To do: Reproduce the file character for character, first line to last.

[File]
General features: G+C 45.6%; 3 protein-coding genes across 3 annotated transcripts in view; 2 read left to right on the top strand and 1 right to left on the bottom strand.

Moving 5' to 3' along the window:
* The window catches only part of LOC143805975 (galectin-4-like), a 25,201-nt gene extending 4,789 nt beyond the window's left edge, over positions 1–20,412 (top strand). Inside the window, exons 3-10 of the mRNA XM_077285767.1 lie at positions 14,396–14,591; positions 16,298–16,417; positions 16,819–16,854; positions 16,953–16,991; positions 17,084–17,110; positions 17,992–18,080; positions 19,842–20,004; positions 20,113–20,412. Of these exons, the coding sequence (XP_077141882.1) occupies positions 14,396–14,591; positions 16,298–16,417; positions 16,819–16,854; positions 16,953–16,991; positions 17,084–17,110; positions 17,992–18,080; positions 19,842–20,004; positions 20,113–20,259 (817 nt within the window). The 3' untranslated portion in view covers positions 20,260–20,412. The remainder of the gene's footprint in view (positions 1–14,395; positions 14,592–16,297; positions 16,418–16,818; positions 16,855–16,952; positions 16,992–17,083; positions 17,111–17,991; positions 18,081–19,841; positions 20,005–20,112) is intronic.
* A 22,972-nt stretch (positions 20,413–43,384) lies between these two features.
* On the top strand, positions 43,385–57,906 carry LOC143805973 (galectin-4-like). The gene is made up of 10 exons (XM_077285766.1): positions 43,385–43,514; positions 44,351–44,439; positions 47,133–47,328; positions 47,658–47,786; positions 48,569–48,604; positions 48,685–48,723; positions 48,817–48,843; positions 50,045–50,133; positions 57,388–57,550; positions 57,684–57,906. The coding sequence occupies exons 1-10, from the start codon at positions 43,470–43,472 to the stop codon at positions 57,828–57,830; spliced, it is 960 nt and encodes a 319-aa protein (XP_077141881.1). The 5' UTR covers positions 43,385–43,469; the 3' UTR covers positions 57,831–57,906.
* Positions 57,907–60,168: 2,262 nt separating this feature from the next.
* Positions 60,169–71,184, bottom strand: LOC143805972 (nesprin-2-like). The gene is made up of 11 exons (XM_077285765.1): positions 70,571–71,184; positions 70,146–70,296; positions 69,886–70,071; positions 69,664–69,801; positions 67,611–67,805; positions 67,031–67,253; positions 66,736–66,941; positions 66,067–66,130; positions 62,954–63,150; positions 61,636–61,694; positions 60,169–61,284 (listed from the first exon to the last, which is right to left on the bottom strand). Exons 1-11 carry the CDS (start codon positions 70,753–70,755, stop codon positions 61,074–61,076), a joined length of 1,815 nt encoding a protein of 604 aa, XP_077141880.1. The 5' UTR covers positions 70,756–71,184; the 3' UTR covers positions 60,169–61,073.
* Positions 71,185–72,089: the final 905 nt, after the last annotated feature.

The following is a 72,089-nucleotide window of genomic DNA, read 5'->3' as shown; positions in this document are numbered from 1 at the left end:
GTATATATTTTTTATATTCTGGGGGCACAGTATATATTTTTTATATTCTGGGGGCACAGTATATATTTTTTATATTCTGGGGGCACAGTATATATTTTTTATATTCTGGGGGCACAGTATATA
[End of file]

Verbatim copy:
General features: G+C 45.6%; 3 protein-coding genes across 3 annotated transcripts in view; 2 read left to right on the top strand and 1 right to left on the bottom strand.

Moving 5' to 3' along the window:
* The window catches only part of LOC143805975 (galectin-4-like), a 25,201-nt gene extending 4,789 nt beyond the window's left edge, over positions 1–20,412 (top strand). Inside the window, exons 3-10 of the mRNA XM_077285767.1 lie at positions 14,396–14,591; positions 16,298–16,417; positions 16,819–16,854; positions 16,953–16,991; positions 17,084–17,110; positions 17,992–18,080; positions 19,842–20,004; positions 20,113–20,412. Of these exons, the coding sequence (XP_077141882.1) occupies positions 14,396–14,591; positions 16,298–16,417; positions 16,819–16,854; positions 16,953–16,991; positions 17,084–17,110; positions 17,992–18,080; positions 19,842–20,004; positions 20,113–20,259 (817 nt within the window). The 3' untranslated portion in view covers positions 20,260–20,412. The remainder of the gene's footprint in view (positions 1–14,395; positions 14,592–16,297; positions 16,418–16,818; positions 16,855–16,952; positions 16,992–17,083; positions 17,111–17,991; positions 18,081–19,841; positions 20,005–20,112) is intronic.
* A 22,972-nt stretch (positions 20,413–43,384) lies between these two features.
* On the top strand, positions 43,385–57,906 carry LOC143805973 (galectin-4-like). The gene is made up of 10 exons (XM_077285766.1): positions 43,385–43,514; positions 44,351–44,439; positions 47,133–47,328; positions 47,658–47,786; positions 48,569–48,604; positions 48,685–48,723; positions 48,817–48,843; positions 50,045–50,133; positions 57,388–57,550; positions 57,684–57,906. The coding sequence occupies exons 1-10, from the start codon at positions 43,470–43,472 to the stop codon at positions 57,828–57,830; spliced, it is 960 nt and encodes a 319-aa protein (XP_077141881.1). The 5' UTR covers positions 43,385–43,469; the 3' UTR covers positions 57,831–57,906.
* Positions 57,907–60,168: 2,262 nt separating this feature from the next.
* Positions 60,169–71,184, bottom strand: LOC143805972 (nesprin-2-like). The gene is made up of 11 exons (XM_077285765.1): positions 70,571–71,184; positions 70,146–70,296; positions 69,886–70,071; positions 69,664–69,801; positions 67,611–67,805; positions 67,031–67,253; positions 66,736–66,941; positions 66,067–66,130; positions 62,954–63,150; positions 61,636–61,694; positions 60,169–61,284 (listed from the first exon to the last, which is right to left on the bottom strand). Exons 1-11 carry the CDS (start codon positions 70,753–70,755, stop codon positions 61,074–61,076), a joined length of 1,815 nt encoding a protein of 604 aa, XP_077141880.1. The 5' UTR covers positions 70,756–71,184; the 3' UTR covers positions 60,169–61,073.
* Positions 71,185–72,089: the final 905 nt, after the last annotated feature.

The following is a 72,089-nucleotide window of genomic DNA, read 5'->3' as shown; positions in this document are numbered from 1 at the left end:
GTATATATTTTTTATATTCTGGGGGCACAGTATATATTTTTTATATTCTGGGGGCACAGTATATATTTTTTATATTCTGGGGGCACAGTATATATTTTTTATATTCTGGGGGCACAGTATATA